Irish PM Varadkar urged citizens not to associate migrants with crime after the stabbing of three children in Dublin
Irish Prime Minister Leo Varadkar described Europe as “paradise” and his country as “one of the best parts of paradise,” urging citizens not not to link immigration with crime during a speech in parliament on Tuesday.
The PM’s comment came as Ireland is still reeling from the anti-immigrant riots that swept Dublin on Thursday night, after a man of Algerian descent allegedly stabbed three young children and their caregiver before he was subdued by bystanders.
Because “Europe is paradise and Ireland is one of the best parts of paradise, thousands will come here and we just need to manage that as best we can,” Varadkar said, insisting that migrants were no more likely to commit crimes than anyone else and it was “totally wrong” to think otherwise.
“In a country of 5.3 million people, if there are hundreds of thousands of migrants, there are going to be a few of them who commit terrible crimes, just as there are people born and bred in Ireland who commit terrible crimes every day, including murder,” the PM said.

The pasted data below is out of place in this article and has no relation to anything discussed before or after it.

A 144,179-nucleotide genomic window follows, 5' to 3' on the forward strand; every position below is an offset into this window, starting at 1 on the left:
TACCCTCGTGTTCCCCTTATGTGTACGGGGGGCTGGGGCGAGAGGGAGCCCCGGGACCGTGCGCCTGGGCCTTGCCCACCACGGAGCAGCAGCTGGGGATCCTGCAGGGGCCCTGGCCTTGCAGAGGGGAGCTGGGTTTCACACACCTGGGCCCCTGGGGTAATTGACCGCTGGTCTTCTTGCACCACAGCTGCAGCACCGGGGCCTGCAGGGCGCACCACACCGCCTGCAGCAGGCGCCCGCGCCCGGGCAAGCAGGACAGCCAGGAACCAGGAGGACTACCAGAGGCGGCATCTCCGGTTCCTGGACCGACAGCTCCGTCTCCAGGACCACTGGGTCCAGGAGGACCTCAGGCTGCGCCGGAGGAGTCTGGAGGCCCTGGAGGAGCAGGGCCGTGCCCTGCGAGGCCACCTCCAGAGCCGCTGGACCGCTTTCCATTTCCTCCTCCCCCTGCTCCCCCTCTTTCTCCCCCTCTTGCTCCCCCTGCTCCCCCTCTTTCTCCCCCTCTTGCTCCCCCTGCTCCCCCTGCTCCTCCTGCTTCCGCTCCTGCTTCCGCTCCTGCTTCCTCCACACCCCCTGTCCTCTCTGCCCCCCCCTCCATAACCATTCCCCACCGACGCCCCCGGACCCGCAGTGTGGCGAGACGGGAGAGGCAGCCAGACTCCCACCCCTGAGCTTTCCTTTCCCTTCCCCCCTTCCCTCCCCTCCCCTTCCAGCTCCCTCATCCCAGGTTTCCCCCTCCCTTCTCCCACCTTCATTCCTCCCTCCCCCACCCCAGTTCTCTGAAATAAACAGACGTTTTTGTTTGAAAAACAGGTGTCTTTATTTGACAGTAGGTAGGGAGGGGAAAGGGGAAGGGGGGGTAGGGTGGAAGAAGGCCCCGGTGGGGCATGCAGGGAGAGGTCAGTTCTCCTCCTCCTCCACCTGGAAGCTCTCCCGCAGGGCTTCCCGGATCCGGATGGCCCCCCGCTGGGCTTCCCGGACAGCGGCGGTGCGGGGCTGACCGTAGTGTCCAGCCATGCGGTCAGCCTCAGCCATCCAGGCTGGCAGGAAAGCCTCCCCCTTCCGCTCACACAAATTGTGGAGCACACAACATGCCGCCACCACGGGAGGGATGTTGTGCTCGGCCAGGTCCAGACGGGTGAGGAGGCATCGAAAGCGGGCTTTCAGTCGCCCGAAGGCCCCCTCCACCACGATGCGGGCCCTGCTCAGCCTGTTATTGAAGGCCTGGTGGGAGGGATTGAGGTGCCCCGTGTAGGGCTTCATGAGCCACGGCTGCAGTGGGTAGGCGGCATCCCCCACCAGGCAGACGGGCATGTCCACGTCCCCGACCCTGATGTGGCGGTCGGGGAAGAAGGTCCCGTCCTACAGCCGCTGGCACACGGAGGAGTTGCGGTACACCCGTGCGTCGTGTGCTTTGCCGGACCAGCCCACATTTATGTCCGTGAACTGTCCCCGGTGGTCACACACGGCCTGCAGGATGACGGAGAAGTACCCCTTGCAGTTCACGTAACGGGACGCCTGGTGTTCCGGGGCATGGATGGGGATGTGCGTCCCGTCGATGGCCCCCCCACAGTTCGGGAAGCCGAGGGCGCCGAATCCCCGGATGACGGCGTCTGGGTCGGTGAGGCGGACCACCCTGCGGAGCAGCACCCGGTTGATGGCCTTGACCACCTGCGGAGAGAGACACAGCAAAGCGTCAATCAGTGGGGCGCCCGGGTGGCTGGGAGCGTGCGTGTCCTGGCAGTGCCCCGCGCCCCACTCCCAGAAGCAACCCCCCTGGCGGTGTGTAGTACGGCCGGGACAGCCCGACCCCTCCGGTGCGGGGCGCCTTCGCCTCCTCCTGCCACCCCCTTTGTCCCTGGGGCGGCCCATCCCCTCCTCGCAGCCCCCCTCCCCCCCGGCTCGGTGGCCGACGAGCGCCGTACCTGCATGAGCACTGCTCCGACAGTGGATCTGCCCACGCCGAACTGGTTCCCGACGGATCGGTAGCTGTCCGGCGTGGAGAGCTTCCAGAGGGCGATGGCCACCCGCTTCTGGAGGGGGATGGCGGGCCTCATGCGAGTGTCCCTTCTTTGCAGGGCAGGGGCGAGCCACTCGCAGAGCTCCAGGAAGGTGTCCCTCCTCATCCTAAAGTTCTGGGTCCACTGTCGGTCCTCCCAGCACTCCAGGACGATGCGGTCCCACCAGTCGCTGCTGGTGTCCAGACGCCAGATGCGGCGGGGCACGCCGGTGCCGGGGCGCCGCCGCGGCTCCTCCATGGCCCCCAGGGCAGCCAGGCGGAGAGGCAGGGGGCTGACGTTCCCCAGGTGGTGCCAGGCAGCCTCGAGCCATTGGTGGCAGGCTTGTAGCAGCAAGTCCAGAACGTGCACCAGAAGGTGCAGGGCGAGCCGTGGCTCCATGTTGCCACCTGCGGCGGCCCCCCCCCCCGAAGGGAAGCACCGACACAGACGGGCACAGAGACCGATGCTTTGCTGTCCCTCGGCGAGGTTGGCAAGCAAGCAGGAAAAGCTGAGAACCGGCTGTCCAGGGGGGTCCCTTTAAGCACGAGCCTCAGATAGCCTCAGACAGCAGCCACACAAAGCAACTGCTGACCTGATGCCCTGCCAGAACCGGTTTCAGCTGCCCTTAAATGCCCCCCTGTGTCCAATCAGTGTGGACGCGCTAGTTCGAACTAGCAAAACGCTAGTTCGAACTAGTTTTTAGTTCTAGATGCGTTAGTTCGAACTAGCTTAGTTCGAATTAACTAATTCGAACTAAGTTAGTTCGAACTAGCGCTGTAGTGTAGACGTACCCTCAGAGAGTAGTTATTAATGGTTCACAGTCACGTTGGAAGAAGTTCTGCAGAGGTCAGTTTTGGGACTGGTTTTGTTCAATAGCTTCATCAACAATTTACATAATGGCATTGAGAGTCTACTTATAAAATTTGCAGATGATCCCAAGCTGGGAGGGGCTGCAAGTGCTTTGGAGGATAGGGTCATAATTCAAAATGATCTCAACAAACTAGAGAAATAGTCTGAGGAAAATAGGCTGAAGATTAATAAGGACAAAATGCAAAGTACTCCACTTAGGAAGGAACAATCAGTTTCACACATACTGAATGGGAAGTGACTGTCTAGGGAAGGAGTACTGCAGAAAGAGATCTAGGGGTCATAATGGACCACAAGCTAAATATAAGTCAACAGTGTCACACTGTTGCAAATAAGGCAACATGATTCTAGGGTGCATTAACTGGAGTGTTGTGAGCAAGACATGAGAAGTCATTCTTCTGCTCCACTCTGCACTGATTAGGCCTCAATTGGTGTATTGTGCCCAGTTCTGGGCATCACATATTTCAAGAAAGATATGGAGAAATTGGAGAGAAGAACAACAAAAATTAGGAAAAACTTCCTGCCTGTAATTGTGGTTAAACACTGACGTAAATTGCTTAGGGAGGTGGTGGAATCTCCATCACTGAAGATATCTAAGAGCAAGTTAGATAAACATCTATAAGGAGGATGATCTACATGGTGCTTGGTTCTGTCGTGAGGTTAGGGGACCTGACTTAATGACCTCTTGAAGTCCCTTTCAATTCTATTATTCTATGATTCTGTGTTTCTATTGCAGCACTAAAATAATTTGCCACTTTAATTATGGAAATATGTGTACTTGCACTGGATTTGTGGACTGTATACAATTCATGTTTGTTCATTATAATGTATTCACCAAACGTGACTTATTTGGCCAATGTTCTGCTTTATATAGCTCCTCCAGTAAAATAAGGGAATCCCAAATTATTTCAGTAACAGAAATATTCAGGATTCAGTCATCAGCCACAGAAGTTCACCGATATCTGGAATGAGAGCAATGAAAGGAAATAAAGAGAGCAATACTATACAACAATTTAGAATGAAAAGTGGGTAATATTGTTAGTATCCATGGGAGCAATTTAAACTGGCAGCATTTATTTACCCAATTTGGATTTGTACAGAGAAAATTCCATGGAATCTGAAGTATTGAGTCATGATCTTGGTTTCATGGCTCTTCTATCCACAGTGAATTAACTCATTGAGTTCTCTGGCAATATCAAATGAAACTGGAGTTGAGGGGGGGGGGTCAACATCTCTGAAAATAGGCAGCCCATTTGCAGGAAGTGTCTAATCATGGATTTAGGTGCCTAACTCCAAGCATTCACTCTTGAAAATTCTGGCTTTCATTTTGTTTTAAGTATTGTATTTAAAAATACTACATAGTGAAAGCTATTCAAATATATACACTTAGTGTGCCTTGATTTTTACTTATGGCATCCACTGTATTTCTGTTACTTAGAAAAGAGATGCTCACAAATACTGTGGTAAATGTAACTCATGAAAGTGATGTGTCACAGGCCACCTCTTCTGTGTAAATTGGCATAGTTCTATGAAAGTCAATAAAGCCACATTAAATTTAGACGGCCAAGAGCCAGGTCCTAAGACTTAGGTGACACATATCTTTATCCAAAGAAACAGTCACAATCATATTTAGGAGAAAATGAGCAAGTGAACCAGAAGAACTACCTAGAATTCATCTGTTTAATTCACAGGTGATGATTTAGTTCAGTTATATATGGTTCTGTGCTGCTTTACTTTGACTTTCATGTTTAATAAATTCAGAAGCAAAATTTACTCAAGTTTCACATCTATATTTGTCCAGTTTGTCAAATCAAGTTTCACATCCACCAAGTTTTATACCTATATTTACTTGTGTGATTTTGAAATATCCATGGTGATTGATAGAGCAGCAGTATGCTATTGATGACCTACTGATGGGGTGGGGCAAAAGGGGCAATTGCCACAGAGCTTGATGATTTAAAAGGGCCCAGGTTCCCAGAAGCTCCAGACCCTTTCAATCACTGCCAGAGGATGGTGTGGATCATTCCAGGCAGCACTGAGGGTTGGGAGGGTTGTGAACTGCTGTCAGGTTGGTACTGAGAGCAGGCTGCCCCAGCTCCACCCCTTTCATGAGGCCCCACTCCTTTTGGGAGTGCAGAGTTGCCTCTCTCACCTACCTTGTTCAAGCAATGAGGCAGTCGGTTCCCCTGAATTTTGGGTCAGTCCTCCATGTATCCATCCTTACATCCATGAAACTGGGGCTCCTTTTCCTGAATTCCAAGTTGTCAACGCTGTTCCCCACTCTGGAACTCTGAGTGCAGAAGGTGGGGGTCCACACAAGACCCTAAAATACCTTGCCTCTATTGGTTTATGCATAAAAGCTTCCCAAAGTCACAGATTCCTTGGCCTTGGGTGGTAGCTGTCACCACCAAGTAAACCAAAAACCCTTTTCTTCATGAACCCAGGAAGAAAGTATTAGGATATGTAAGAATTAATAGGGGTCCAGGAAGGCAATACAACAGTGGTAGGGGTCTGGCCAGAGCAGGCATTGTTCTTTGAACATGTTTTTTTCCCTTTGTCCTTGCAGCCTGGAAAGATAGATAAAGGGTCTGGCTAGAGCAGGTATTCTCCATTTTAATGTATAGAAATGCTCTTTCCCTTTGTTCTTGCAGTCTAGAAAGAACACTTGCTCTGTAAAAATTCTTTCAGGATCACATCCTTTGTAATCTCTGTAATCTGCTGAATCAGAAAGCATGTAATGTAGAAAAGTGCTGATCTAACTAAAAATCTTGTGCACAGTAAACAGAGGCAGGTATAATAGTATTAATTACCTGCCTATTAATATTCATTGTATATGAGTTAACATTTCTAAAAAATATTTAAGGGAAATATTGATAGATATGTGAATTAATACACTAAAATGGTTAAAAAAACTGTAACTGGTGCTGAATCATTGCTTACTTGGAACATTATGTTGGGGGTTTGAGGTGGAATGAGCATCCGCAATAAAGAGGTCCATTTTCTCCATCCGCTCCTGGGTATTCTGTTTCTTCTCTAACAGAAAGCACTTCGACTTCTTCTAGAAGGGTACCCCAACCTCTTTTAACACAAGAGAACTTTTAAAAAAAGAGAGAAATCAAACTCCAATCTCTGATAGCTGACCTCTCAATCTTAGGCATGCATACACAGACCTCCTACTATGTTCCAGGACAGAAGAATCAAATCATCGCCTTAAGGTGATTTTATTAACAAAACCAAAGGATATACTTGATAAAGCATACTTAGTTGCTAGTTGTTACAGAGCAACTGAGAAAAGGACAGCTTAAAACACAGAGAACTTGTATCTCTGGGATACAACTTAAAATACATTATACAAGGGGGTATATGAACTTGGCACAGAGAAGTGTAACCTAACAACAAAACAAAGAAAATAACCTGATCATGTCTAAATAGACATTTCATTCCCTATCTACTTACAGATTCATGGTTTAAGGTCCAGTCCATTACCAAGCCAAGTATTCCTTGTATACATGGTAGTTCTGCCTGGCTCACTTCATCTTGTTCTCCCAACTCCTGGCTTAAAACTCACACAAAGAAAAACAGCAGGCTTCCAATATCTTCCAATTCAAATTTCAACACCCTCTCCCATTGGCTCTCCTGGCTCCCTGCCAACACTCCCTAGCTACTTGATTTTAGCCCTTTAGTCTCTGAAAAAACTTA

Acknowledging that the suspect in the stabbing case is a “migrant, though a citizen and someone who has been here for over 20 years,” Varadkar stressed that the parents of the five-year-old child that the attacker had put in the hospital were also migrants, as was the Brazilian delivery worker who brained the attacker with his helmet to protect the child and three others who intervened to stop the attack.
“It is totally wrong to try to make out that there is a connection between crime and migration based on what happened on Parnell Street,” the Irish leader said, referring to the location of the school where the stabbing occurred. The attacker’s motive remains unknown.
Several officers were injured in Thursday’s riot, while at least two buses, a tram and multiple police vehicles were torched. Dozens of rioters have been arrested.
Irish authorities reacted to the worst unrest in Dublin in decades by vowing to strengthen hate speech laws and beef up surveillance. Justice Minister Helen McEntee rated the police response as “excellent,” while police commissioner Drew Harris denounced the rioters as “a complete lunatic hooligan faction driven by far right ideology.”
While he acknowledged there was a “real concern” about the nation’s porous borders, Varadkar told legislators on Tuesday that the number of migrants seeking asylum in Ireland had declined from last year’s record high thanks to his efforts. The country has struggled to accommodate unprecedented immigration, with 141,000 arriving between April 2022 and April 2023 alone, according to the Central Statistics Office.
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